To make our approach, however, by just gradation, we will first land thee on the "Boomjies" at Rotterdam. We perceive that the "salt-sea foam" hath somewhat disturbed thy internal equilibrium. Tut! man, 'tis but a trifle, and it will go hard if thou do not speedily regain thy" wonted state" under the skilful treatment of our worthy friend, Mr. Walter, of the "Pays Bas;" that prince of aubergistes. Trust us, he will in a trice pluck out the "rooted sorrow;" and he administereth his lenitives with so much of the genuine suaviter in modo, as materiaily to enhance their beneficial effects. For the present, then, we bequeath thee to his safe-keeping.
"To-morrow to fresh scenes, and pastures new!"
AND HIS STORY OF THE BATTLE OF COPENHAGEN AND THE WOUNDED LIEUTENANT.
HEAVEN knows how old Jack Truesail came by his extreme sensibility, but he certainly had a very unusual share of it, since it gave him the name in which he figures in the title of this paper. He was, in truth, a perfect martyr to his feelings, especially on one particular subject; and often did we wonder how one so constituted had ever become a man-of-war's man; but this he had been
in his day, and for many years too.
He was a little, weatherbeaten-faced old man, who eked out the scanty subsistence afforded by a small pension by working as a jobbing porter, in which capacity we frequently employed him, as he was an honest, civil, and obliging creature, with some very amusing eccentricities of manner and character.
Jack had been jobbing with us for some time, when a friend, who had known him longer, and therefore better than we did, came in, and on perceiving him at work, exclaimed, "Ah, Jack! are you here too?"
"Yes, sir," replied Jack, touching his hat respectfully.
"Has Jack," said our friend, turning to us with a significant look, which, however, we did not at the time understand, "has Jack ever told you the story of the battle of Copenhagen and the wounded lieutenant ?"
We replied he had not.
"Oh, then," said our friend, "that's a treat to come."
Curious to hear Jack's story, and the business in hand at the
"Come then, Jack," said our friend, "give it us; give us the story of the battle of Copenhagen and the wounded lieutenant." Jack smoothed down his hair, turned his quid in his mouth, and in a bold and confident tone began—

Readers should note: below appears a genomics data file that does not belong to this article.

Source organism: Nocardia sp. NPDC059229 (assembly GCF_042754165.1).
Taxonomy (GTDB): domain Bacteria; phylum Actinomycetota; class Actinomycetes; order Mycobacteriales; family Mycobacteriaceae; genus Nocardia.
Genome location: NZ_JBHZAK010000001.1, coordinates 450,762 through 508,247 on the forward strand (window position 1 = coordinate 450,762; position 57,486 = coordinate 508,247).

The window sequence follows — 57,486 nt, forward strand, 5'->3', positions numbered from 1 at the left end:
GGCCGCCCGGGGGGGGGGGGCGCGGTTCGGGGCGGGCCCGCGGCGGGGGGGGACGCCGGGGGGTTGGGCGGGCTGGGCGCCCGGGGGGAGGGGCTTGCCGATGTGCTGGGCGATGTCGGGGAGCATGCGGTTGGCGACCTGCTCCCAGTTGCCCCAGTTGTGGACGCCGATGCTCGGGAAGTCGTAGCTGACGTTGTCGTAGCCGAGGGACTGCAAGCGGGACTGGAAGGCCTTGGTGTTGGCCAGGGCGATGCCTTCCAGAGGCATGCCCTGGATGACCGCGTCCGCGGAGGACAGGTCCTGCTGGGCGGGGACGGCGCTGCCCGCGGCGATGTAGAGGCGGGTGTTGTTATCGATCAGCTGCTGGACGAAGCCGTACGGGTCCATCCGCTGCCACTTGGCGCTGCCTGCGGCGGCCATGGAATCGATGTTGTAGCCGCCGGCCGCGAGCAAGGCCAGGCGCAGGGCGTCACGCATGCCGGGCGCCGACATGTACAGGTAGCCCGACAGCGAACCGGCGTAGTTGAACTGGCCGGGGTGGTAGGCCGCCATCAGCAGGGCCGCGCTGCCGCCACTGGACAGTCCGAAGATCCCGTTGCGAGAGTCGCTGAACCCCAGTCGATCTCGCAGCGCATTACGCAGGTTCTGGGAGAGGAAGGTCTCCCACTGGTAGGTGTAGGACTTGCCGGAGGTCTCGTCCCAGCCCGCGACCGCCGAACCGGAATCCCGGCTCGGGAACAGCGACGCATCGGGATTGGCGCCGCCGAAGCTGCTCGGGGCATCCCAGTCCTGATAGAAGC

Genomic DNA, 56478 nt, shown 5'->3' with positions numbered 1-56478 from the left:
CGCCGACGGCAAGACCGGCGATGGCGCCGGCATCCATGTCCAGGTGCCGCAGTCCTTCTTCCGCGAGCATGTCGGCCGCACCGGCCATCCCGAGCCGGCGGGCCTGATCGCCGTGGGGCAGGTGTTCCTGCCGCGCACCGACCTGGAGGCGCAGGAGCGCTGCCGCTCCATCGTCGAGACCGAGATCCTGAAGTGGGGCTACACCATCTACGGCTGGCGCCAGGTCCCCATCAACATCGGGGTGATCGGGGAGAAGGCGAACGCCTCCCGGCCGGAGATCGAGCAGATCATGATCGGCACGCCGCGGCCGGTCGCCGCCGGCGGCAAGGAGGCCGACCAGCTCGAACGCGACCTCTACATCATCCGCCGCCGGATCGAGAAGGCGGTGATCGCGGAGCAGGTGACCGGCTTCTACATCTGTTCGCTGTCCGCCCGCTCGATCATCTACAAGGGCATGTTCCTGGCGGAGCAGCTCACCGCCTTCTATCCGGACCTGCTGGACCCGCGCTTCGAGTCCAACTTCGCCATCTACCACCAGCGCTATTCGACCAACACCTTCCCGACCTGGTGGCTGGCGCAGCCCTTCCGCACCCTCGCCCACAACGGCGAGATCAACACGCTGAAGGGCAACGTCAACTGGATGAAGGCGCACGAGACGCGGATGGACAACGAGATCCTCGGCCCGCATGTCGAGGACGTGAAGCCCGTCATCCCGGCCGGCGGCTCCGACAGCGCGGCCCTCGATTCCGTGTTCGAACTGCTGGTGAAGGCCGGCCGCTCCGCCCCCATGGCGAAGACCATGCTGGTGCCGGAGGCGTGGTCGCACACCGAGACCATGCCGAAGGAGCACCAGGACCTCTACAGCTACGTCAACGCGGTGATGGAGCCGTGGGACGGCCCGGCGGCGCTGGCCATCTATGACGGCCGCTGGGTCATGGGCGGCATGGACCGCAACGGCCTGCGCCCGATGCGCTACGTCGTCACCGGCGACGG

"Well, you see, gentlemen, at the time of this here affair of Copenhagen, I sarved on board the Dareall; and as fine a ship she was as ever swum on salt water. She, carried fifty-six guns, and 450 men; all as pretty fellows as ever wore check shirts. We had some fine fellows of officers too, especially our first leeftenant-a real good soul as ever trod a quarter-deck. Well, d'ye see, before the battle began, our ship was stationed just right opposite the Crown Battery, one of the most bloodiest sitiations in the
whole line. Never mind, my boys; there we were, not a bit afeard, and every man of us ready to do his dooty. Well, d'ye see, the battle began, and at the first fire, [here we thought Jack's voice became a little tremulous,] our poor leeftenant [Jack's emotion was here quite marked] received-a-shot-in-thethigh." A pause; Jack couldn't go on. He made an effort to resume. "Yes, poor fellow, a shot in the thigh. Well, in three minutes after, he-he-he-"
could not utter another word, but blubbered like a child. Here Jack fairly broke down; his feelings overcame him; he
"I see, Jack, you can't get on," said our friend; "you'll give us the rest some other time;" and struggling to suppress a laugh, which we thought not very creditable to his feelings, he abruptly bade us good morning, and rushed out without one word of explanation.
Sympathising with poor Jack's feelings, we also withdrew, leaving him to finish his work, and regain his composure. We thought it would be cruel to press him to complete his story in his then excited state of mind; so resolved on delaying the gratification of my curiosity till some other opportunity.
One half-idle afternoon, about a week after this, suddenly recollecting Jack's unfinished tale, we strolled into an adjoining apartment, where he was at work, seated ourselves on a bale of goods, and reminding him of the circumstance, requested he would give us the remainder of the story of the battle of Copenhagen and the wounded lieutenant. Jack raised himself from the work on which he was engaged, stroked down his hair, as before, turned his quid, and looking at us with a smile, said